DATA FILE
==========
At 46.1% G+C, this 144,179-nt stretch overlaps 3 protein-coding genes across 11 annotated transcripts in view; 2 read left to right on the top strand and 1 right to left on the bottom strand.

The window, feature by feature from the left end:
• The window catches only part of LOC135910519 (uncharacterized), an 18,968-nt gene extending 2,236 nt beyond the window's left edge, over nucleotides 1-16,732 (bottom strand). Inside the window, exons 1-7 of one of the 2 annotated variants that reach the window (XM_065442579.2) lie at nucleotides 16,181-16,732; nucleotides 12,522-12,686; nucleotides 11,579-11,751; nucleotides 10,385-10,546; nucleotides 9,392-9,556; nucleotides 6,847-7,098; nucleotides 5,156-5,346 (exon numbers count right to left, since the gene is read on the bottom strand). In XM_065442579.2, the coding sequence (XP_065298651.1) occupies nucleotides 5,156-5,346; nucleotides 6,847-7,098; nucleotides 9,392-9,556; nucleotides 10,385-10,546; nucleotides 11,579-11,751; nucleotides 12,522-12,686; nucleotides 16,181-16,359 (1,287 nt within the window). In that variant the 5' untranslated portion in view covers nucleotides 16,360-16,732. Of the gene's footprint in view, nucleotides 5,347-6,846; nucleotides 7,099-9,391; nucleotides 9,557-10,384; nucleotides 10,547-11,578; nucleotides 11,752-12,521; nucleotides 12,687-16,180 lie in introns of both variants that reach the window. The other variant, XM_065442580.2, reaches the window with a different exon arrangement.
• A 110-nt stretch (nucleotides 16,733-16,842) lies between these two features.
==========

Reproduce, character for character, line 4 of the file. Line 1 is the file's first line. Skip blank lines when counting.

• A 110-nt stretch (nucleotides 16,733-16,842) lies between these two features.